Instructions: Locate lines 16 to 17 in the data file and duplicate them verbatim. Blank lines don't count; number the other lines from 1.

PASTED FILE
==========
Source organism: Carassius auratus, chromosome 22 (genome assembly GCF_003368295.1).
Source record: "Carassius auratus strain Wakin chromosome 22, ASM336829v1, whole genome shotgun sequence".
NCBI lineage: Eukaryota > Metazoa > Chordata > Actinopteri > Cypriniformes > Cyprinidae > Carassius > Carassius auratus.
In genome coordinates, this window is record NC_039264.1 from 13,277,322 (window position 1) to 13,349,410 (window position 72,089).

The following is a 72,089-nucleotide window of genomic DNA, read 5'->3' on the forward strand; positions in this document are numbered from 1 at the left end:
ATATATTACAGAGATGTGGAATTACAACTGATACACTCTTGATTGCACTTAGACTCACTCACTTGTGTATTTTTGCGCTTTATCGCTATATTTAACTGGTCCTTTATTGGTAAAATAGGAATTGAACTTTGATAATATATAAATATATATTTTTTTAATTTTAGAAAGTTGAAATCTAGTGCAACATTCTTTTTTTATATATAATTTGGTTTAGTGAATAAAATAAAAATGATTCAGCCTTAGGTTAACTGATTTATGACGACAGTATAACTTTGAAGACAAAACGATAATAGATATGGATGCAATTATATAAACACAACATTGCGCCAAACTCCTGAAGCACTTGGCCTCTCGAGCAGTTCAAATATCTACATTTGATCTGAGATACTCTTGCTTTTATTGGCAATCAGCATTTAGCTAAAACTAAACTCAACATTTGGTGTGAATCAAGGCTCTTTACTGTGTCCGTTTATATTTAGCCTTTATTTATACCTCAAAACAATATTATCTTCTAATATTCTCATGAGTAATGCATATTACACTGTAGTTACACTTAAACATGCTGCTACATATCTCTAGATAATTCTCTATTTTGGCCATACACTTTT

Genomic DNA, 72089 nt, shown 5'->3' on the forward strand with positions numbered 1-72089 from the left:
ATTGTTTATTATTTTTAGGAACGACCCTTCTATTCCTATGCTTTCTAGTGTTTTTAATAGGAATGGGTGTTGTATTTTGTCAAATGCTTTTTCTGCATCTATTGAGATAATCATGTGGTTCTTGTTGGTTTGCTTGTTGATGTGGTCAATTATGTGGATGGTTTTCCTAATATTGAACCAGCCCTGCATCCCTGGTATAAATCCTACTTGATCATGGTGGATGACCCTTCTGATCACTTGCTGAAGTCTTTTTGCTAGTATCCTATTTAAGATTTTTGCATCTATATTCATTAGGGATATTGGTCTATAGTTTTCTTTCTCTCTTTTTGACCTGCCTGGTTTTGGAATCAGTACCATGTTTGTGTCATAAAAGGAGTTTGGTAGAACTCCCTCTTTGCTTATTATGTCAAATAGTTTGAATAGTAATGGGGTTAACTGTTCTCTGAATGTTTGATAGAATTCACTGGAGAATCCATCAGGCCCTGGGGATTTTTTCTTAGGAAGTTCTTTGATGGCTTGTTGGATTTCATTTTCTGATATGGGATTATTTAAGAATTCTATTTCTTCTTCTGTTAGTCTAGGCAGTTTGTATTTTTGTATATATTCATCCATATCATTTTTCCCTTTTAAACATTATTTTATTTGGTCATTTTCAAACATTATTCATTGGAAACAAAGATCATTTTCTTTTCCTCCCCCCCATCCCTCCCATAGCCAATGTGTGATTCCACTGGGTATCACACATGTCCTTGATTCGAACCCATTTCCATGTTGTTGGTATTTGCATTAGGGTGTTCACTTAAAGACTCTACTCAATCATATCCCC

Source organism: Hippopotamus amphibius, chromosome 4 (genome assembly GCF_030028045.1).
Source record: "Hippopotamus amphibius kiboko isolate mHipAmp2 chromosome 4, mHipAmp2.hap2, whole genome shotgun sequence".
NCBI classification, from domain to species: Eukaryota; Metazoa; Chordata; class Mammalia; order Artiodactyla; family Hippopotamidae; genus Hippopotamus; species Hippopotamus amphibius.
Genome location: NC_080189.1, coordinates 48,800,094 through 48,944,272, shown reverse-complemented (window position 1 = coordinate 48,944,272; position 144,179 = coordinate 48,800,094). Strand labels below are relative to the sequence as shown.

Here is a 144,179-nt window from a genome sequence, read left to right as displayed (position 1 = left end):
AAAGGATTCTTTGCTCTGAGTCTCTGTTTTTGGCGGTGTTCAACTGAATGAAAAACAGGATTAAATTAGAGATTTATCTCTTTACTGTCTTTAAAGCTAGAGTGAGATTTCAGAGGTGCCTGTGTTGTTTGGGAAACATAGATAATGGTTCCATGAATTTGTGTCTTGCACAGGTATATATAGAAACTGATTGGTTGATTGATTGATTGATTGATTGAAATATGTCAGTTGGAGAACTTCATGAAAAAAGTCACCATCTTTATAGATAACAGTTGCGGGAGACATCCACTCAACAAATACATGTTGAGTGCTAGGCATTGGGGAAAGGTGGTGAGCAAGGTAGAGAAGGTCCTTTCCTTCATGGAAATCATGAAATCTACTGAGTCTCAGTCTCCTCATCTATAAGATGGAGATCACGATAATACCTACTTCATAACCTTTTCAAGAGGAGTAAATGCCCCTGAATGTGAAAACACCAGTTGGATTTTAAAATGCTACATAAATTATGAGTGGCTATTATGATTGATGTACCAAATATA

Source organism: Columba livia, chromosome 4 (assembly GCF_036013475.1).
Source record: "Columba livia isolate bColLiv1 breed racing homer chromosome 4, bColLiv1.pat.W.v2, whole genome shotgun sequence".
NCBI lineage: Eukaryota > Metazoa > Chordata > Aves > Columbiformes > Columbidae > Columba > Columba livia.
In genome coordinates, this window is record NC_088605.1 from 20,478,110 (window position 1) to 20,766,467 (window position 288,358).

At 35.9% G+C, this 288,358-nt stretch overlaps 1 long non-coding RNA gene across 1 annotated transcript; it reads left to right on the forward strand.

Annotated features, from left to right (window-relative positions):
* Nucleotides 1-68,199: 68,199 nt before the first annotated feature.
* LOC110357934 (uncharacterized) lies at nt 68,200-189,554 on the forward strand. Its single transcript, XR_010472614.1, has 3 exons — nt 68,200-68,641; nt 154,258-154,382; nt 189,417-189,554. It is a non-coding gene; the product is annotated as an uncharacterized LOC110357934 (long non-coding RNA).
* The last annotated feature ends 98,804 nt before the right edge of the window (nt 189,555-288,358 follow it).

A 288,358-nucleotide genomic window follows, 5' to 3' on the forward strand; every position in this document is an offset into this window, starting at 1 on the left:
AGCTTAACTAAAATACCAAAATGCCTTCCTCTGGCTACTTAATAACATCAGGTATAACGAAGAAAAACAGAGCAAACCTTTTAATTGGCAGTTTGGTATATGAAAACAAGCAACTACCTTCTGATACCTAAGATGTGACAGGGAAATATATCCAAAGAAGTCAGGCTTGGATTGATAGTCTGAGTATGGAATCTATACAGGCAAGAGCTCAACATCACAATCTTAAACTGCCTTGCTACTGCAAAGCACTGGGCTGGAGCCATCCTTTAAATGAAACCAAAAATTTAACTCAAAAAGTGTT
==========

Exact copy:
Source record: "Columba livia isolate bColLiv1 breed racing homer chromosome 4, bColLiv1.pat.W.v2, whole genome shotgun sequence".
NCBI lineage: Eukaryota > Metazoa > Chordata > Aves > Columbiformes > Columbidae > Columba > Columba livia.